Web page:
With the looming retirement of Justice Tom Melnick, the Kootenay Bar Association is concerned with getting access to a judge to hear court cases.
Andrew Mayes, a lawyer in Cranbrook, currently serves as the president of the Kootenay Bar Association, but is approaching the end of his one-year term at the end of February.
Mayes says the Bar has been lobbying the chief justice in B.C. to replace Justice Melnick when he retires.
At the present, Melnick is only working half-time to complete a report for the Electoral Boundaries Commission before full retirement and is not sitting for any jury trials.
When Melnick fully retires, local lawyers fear that will impact the amount of judge time in Cranbrook Supreme Court, which will have a resulting effect on cases.
“One of the major issues that the Bar has advised me of the drawbacks to not having a resident judge, is a problem of continuations with trials,” Mayes said. “It’s not uncommon that trials won’t get finished in the allotted time—that’s when you have a judge from the Lower Mainland or somewhere else in the province—conducting that trial.
“Then there is a scheduling problem as to when you can get this same judge back to continue the trial.”
Even with Melnick’s presence in Cranbrook, Supreme Court judges are being flown in from around the province to preside over cases.
“It’s important for the community as an institution, we had thought that our geography, our culture and the economics of the East Kootenays are distinct from other areas of the province, such as the Lower Mainland,” said Mayes, “and having a resident judge would allow that judge to develop a better understanding of the issues that primarily come before him or her on a daily basis.”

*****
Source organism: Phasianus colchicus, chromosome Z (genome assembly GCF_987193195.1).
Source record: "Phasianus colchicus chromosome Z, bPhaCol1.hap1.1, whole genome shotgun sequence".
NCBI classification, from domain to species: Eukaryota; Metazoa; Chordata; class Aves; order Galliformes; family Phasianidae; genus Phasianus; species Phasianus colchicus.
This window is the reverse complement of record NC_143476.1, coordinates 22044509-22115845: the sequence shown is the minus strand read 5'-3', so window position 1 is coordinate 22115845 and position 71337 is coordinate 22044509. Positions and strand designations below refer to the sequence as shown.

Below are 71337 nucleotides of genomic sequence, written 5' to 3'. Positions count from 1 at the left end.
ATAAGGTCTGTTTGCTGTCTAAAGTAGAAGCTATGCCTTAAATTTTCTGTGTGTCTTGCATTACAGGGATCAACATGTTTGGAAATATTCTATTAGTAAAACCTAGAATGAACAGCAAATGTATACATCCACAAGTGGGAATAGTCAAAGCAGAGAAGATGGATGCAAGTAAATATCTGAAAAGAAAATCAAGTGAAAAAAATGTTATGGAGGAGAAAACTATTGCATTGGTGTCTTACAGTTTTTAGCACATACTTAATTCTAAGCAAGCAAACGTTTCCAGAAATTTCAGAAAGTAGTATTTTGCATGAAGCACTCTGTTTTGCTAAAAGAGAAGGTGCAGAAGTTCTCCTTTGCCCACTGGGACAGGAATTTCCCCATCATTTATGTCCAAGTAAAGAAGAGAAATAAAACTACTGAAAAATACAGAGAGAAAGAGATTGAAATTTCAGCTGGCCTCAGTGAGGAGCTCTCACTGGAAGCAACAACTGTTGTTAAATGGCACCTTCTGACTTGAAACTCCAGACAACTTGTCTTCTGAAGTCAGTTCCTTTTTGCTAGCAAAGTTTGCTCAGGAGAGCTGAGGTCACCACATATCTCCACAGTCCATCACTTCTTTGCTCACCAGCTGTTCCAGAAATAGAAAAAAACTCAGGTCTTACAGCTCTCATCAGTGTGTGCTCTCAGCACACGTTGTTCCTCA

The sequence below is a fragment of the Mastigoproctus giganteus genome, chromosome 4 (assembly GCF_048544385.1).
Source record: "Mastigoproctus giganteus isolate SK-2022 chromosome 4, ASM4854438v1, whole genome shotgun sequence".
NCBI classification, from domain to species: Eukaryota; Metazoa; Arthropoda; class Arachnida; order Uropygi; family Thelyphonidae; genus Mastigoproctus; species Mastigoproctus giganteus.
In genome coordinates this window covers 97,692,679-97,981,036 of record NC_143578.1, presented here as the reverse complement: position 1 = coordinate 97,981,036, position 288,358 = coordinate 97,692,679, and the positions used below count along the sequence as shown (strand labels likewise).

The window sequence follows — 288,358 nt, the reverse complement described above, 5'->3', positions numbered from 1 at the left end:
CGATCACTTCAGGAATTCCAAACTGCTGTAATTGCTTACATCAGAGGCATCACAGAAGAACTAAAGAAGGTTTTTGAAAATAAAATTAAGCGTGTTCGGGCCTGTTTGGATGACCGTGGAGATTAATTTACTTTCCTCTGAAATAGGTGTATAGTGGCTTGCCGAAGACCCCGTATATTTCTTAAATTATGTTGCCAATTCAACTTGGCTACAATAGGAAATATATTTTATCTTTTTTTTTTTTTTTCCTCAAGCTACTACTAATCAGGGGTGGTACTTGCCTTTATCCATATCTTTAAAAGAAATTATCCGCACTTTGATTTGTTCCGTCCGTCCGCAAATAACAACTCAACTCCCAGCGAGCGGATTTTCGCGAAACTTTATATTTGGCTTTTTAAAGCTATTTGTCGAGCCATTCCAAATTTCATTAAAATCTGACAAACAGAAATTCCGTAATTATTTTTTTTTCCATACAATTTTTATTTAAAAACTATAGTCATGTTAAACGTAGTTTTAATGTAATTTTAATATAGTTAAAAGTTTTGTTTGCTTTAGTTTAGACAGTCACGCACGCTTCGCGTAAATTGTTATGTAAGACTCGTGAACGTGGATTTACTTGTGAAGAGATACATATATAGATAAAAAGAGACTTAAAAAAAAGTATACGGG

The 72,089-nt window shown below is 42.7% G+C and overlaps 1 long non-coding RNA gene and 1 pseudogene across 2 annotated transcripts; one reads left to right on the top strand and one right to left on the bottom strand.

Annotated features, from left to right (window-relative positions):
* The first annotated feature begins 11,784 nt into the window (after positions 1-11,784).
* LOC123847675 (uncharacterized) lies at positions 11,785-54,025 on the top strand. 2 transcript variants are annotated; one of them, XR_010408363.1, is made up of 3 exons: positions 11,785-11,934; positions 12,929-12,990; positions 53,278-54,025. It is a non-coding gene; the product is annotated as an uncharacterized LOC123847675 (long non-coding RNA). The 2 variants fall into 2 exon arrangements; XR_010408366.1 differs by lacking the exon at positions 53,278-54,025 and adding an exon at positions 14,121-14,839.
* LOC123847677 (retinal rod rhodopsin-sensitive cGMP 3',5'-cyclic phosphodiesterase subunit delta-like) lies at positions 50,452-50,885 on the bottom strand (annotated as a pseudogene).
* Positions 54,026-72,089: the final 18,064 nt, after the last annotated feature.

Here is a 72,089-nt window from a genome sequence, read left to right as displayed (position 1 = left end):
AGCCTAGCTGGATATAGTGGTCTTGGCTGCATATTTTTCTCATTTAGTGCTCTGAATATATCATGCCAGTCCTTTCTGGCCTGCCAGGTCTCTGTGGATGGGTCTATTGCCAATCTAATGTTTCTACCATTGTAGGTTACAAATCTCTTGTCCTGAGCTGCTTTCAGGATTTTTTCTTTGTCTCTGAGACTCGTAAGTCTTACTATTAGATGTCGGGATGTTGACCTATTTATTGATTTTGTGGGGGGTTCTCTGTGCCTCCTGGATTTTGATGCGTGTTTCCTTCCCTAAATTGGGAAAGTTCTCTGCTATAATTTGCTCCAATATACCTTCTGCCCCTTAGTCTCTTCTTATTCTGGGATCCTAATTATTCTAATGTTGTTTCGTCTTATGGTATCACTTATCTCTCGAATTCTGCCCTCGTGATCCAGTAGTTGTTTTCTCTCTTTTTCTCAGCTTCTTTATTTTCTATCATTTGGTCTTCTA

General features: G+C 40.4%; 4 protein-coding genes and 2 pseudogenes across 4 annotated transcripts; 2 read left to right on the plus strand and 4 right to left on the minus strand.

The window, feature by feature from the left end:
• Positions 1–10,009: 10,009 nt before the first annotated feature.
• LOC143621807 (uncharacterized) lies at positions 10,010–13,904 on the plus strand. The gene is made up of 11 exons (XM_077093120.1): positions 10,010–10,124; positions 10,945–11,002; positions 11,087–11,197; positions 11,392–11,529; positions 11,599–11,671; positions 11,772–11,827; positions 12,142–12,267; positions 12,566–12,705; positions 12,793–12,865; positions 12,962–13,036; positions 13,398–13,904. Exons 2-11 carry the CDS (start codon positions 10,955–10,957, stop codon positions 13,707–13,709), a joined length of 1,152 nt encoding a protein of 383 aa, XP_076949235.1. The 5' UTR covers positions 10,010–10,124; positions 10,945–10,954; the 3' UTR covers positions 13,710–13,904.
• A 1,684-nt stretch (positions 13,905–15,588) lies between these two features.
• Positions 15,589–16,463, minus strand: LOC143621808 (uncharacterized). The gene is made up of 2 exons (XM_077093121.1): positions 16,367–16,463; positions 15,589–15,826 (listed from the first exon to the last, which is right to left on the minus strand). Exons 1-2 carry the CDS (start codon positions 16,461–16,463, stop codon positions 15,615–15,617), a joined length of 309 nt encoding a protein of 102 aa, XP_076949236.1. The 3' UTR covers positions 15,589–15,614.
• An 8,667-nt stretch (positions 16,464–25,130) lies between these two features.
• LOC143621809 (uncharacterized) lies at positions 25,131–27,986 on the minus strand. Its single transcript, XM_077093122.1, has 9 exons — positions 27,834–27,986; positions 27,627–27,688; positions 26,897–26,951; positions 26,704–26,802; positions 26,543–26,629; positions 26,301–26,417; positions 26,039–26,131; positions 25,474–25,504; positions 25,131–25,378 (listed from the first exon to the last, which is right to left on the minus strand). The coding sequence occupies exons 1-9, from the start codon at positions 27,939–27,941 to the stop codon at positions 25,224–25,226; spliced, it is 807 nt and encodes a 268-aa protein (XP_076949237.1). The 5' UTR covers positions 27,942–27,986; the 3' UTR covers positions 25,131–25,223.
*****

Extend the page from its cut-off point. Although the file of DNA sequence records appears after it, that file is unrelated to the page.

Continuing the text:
“There is an issue of out-of-town judges not being familiar with those type of things, the geography, cultural land marks, that type of thing, so more time is needed to bring them, so to speak, up to speed.”
The Kootenay Bar Association represents 125 lawyers in the East and West Kootenay and formed a committee last winter to lobby Chief Justice Hinkson for a full-time replacement.
“The advantage of having a resident judge is, from our experience, is that scheduling those matters are much more convenient and much sooner when you have a local judge so we are certainly sympathetic to Chief Justice Hinkson’s issues that he faces in administrating his court and applying the resources that are limited to the province,” Mayes said.
“He has indicated at the present time that our court utilization isn’t sufficient for him to believe that a full-time judge here would be fully occupied.”
However, Mayes added the data is trending towards increasing utilization of the Cranbrook Supreme Court.
“Our reports from counsel are that our trial lists are bigger and longer now and may be thus increasing,” Mayes said. “I’m certain that our chief justice will keep abreast of that and, with higher court utilization by counsel and people here in the East Kootenays, that he may revisit that decision.”
Until Chief Justice Hinkson revisits his decision, Cranbrook Supreme Court will be served by travelling judges, which essentially makes the best out of a bad situation.
“Our main concern is certainly that a judge attends and the chief justice has guaranteed us that he will not, for the short term at least, be reducing the about of judge time that we have been getting from out of town judges,” said Mayes. “But there is still the cost to fly those judges here, pay for their meals, accommodation, etc.”